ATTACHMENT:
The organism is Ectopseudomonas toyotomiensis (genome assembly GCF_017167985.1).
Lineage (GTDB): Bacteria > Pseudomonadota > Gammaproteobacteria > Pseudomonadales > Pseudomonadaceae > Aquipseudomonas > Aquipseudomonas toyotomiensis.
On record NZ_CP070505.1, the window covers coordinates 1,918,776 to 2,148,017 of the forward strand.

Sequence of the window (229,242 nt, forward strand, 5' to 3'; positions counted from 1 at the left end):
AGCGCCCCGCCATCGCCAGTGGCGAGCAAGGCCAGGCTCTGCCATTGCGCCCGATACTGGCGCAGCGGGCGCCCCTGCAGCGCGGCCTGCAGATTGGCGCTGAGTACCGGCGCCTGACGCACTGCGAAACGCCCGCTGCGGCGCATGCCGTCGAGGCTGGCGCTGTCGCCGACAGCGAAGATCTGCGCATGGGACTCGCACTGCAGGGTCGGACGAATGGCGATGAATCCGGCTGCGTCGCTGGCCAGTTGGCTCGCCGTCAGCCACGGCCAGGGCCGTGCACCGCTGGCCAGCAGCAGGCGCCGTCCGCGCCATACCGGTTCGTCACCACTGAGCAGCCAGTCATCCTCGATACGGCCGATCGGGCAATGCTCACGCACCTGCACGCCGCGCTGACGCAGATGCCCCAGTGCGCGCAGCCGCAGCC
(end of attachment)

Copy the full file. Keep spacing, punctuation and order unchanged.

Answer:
The organism is Ectopseudomonas toyotomiensis (genome assembly GCF_017167985.1).
Lineage (GTDB): Bacteria > Pseudomonadota > Gammaproteobacteria > Pseudomonadales > Pseudomonadaceae > Aquipseudomonas > Aquipseudomonas toyotomiensis.
On record NZ_CP070505.1, the window covers coordinates 1,918,776 to 2,148,017 of the forward strand.

Sequence of the window (229,242 nt, forward strand, 5' to 3'; positions counted from 1 at the left end):
AGCGCCCCGCCATCGCCAGTGGCGAGCAAGGCCAGGCTCTGCCATTGCGCCCGATACTGGCGCAGCGGGCGCCCCTGCAGCGCGGCCTGCAGATTGGCGCTGAGTACCGGCGCCTGACGCACTGCGAAACGCCCGCTGCGGCGCATGCCGTCGAGGCTGGCGCTGTCGCCGACAGCGAAGATCTGCGCATGGGACTCGCACTGCAGGGTCGGACGAATGGCGATGAATCCGGCTGCGTCGCTGGCCAGTTGGCTCGCCGTCAGCCACGGCCAGGGCCGTGCACCGCTGGCCAGCAGCAGGCGCCGTCCGCGCCATACCGGTTCGTCACCACTGAGCAGCCAGTCATCCTCGATACGGCCGATCGGGCAATGCTCACGCACCTGCACGCCGCGCTGACGCAGATGCCCCAGTGCGCGCAGCCGCAGCC